Saturday June 19 represents an end to a week of head-scratchers. Logic has taken a pummeling in recent times, and the way our nation has handled The Big Spill and our recovery from the Great Recession is par for that course. It is the very notion of a two-party system, a notion not enshrined in any of our founding documents or subsequent laws, that continues to distort our discourse and derail our problem-solving.
To wit; our response to the disaster in the Gulf. By definition, the failure of the blowout preventer valve and the destruction of the Deepwater Horizon are engineering failures. They are the result of poor industrial process, misdirected corporate culture, and individual failure. Much like a plane crash, disasters like those in the Gulf and the Upper Big Branch Mine are the result of a series of small failures, often encouraged or allowed to happen by a failure of public and private regulatory regimes. The failure chains themselves are apolitical; regulators could vote Republican, and oil-workers could vote Democrat; it makes no difference to the chain. But in our two party system, the assignment of blame takes precedence over all else.
I have, over the past months, outlined areas of President Obama’s performance that I felt warranted severe criticism. His virtual censure of the single-payer option in the health care reform battle, his deal-making with the pharmaceutical industry during the same process, his choice to steer clear of financial reform last spring, his stance on Afghanistan (which seems to be a vanilla option between liberal and conservative rather than a real strategy), and his inability to clearly define U.S. policy as it relates to the nation of Israel; all of these warrant criticism.
But Mr. Obama’s critics on the right need no real issue to complain about; they are content to find fault with the President’s very act of breathing. For liberals, there is a very different dynamic at work; falling directly into the very stereotype that U.S. conservatives label them with. Liberals, it seems, just want it all now without having to do any dirty work. The Big Spill, its aftermath, and the President’s speech on the issue are but a microcosm of the way lazy, petulant liberals treat their champion. Without choosing to see the big picture, and eschewing the work that the President told our nation would be necessary on the campaign trail, liberals are proving that they actually believed what conservatives were telling them about Barack Obama.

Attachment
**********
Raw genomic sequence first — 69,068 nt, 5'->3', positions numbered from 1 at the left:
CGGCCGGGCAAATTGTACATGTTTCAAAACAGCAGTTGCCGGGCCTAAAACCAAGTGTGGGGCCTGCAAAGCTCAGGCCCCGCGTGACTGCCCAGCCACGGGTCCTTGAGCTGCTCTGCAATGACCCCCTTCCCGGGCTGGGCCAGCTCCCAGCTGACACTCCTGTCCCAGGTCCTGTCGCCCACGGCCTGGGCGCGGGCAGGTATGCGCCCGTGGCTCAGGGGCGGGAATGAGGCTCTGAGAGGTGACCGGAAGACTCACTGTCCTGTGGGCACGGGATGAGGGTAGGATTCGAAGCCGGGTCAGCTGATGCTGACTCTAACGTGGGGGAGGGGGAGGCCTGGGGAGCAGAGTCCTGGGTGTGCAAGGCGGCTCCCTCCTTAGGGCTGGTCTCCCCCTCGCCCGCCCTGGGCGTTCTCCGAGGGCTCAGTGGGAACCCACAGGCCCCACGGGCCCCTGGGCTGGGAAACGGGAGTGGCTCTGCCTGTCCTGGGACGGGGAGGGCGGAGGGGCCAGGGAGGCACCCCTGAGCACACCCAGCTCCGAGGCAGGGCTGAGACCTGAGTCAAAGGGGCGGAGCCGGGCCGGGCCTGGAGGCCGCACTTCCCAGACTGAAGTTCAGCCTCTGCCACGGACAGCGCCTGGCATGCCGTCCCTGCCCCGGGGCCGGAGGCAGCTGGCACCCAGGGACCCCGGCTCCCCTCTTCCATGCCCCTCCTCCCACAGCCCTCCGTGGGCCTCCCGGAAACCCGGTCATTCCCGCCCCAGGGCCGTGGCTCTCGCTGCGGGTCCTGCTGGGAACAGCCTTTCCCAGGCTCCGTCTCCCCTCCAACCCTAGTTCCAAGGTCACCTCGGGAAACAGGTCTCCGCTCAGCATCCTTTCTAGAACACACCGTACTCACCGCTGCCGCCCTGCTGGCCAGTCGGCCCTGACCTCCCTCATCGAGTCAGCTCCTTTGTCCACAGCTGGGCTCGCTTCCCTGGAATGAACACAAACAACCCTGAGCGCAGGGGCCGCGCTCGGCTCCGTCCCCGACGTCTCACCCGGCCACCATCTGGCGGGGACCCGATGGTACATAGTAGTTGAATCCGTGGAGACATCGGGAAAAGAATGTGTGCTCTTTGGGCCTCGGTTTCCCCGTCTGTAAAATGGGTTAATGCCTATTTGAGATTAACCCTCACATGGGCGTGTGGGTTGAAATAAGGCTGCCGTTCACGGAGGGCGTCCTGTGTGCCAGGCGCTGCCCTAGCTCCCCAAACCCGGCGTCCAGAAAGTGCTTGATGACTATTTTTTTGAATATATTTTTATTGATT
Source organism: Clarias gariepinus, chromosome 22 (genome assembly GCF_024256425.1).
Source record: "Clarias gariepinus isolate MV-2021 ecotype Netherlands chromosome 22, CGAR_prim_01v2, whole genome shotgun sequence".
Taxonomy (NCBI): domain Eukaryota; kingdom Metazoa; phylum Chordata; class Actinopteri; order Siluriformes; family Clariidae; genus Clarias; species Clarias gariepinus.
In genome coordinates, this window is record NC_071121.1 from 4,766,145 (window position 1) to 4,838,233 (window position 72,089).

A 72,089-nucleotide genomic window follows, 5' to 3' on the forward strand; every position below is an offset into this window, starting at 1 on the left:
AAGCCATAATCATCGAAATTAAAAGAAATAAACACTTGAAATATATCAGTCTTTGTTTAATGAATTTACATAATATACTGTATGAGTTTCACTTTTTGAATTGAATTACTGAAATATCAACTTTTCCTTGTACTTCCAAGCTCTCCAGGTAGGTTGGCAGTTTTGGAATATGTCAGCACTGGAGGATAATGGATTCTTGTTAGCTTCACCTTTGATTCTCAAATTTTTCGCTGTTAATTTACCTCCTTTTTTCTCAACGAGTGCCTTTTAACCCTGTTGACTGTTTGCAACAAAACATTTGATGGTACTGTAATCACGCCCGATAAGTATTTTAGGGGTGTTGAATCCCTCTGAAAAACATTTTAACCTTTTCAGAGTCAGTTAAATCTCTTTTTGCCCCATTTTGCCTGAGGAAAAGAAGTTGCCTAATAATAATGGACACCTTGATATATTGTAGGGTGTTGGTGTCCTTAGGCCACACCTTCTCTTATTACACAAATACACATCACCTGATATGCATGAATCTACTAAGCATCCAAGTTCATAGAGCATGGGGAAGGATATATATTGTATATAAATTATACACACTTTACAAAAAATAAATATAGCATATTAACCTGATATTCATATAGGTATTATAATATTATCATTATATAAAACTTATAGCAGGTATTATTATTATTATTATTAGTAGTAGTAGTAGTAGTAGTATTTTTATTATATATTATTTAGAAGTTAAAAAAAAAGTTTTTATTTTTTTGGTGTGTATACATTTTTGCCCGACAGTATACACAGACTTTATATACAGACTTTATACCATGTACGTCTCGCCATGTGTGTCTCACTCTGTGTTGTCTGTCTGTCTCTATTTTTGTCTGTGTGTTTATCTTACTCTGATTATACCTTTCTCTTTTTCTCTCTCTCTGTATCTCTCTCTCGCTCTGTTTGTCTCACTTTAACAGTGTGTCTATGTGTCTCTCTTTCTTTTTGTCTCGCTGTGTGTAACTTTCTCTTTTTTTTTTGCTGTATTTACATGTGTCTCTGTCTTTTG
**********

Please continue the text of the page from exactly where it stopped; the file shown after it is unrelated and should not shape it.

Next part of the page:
At this moment in America, the United States Chamber of Commerce is fighting regulations on the handling of lead in older buildings. Once an umbrella group for millions of small businesses in our nation, the Chamber has become a magnet of irresponsibility and heavy industry excess. What is worse, for the Chamber, is that they are no longer on the leading edge of anything. They don’t fight for Mom and Pop businesses, nor do they represent anything resembling a coherent strategy for national business success. The Chamber of Commerce waits in the wings until their leadership hears what their masters in the conservative movement tell them to do.
Currently the message is simple; a vast majority of conservative outlets, from Fox to the Chamber, are all determined to saddle President Obama and liberals with responsibility for the Gulf Spill and its effects. Almost unbelievably, they are trying to saddle the federal government with the responsibility to fix this mess. The Rational Middle has no qualms with liberal anger against the Obama Administration concerning the Spill; liberals, after all, want government to take steps to prevent and/or mitigate market failures. But conservatives?